Panasonic HDC-SD9 First Impressions Camcorder Review

The HDC-SD9 is Panasonic’s third generation of memory card-based AVCHD camcorders, even though the first generation HDC-SD1 was announced only 13 months ago. In the interim, the form factor has changed little – these things are tiny. In fact, the HDC-SD9 is currently the world’s smallest “full HD” (1920 x 1080) camcorder. Under the hood, Panasonic has made some improvements and some deletions. In addition to “full HD” status, the HDC-SD9 can shoot in 24P mode. It also has a new face detection system and an “Intelligent Shooting Guide” that points out problematic shots. And it’s small. Very, very, small. Unfortunately, it lost the mic and headphone jack that kept the HDC-SD1 and SD5 off of our “naughty” list. Does the HDC-SD9 measure up?

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Video Performance

The Panasonic HDC-SD9 has three 1/6-inch CCD sensors. Each has a gross pixel count of 560,000 and an effective pixel count of 520,000, which is the same as the Panasonic HDC-SD5 and smaller than the HDC-SD1, which had three 1/4-inch chips. The newfound ability to record in full 1920 x 1080 will likely increase sharpness as long as the light is adequate, but expect to see a drop off in low light performance. Full 1920 x 1080 recording was also available on the HDC-SD5, but we never got a chance to get one into our labs. It’s just as well, because Panasonic did a great job of yanking them off the shelves after about six months.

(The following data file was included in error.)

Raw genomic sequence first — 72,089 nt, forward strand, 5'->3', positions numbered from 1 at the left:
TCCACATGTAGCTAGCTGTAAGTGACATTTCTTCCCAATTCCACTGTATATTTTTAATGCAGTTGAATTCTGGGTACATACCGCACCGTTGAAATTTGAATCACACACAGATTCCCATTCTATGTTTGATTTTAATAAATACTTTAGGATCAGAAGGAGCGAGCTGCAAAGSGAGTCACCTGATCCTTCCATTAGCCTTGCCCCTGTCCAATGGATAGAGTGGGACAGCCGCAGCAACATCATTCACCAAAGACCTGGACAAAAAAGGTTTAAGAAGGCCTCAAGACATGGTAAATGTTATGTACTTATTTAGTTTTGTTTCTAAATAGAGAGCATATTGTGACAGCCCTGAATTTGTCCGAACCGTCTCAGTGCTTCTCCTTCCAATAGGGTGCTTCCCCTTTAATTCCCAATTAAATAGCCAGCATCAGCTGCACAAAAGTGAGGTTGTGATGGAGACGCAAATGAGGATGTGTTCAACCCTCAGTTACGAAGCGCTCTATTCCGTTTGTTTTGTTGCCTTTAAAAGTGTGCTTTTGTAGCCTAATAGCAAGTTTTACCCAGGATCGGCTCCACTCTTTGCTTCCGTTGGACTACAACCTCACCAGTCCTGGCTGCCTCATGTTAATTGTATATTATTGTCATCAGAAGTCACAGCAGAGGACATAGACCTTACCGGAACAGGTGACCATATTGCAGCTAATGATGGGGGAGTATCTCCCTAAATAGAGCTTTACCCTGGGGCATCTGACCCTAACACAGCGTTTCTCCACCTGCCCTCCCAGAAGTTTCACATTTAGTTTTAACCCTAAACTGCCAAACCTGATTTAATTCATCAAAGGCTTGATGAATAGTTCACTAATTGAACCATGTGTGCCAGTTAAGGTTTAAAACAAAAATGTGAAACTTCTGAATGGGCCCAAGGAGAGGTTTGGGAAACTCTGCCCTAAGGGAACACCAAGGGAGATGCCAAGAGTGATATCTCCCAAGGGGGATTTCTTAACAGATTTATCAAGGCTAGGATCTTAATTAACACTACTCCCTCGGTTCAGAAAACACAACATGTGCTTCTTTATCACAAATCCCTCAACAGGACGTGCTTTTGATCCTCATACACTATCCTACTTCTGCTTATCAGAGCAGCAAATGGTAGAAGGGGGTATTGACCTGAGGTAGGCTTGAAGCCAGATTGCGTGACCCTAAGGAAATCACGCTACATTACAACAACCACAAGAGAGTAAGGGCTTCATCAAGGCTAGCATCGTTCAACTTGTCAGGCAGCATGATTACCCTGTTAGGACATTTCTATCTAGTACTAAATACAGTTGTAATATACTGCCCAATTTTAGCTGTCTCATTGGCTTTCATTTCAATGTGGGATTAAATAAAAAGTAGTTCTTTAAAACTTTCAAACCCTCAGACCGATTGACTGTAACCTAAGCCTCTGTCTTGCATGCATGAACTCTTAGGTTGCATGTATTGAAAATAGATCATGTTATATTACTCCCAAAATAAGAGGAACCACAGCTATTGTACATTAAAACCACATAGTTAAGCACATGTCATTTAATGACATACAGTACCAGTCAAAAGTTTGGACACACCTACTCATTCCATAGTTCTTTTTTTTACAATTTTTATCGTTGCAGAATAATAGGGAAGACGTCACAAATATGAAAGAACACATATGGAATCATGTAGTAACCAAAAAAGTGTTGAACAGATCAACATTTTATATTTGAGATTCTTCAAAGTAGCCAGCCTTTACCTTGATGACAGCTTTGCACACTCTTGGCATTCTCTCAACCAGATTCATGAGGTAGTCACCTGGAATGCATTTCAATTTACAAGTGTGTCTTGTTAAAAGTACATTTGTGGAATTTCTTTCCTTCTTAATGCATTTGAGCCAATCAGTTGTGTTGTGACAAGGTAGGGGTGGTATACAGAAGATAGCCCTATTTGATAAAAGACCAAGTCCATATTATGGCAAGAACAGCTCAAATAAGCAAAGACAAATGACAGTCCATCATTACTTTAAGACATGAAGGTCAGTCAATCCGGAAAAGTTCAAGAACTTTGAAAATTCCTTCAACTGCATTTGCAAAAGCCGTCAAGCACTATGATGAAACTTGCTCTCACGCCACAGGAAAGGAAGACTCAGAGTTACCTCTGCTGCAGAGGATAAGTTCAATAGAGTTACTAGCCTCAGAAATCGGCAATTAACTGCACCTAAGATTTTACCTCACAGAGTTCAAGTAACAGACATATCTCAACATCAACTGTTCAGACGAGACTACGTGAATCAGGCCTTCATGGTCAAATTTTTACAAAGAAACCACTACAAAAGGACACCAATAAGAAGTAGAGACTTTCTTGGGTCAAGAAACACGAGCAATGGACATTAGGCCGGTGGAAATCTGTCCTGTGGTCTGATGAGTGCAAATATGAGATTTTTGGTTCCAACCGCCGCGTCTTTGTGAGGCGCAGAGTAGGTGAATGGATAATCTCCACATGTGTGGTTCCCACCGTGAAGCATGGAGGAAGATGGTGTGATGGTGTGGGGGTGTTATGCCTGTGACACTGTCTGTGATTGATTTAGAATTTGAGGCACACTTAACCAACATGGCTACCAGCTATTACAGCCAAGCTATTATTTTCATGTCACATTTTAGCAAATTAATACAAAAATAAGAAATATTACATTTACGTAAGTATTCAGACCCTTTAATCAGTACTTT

Low Light Performance

The low light performance of the Panasonic HDC-SD9 will be very interesting once we get it in the testing lab. The imaging chips shrunk since the first generation HDC-SD1, but the capture and output resolution has increased. Does this just mean that we’ll be able to see the noise more clearly? We’re not sure, but it’s our job to remain skeptical. In the past, Panasonic AVCHD camcorders have done an admirable job at keeping noise to a minimum (comparatively), but even when it was working with 1/4-inch chips, the sensitivity in low light was not very good. Now that the chips are an even smaller 1/6-inch, this can only decrease further.





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  1. Performance
  2. Format
  3. Auto / Manual Controls
  4. Still Features
  5. Handling and Use
  6. Audio / Playback / Connectivity
  7. Other Features/Conclusion

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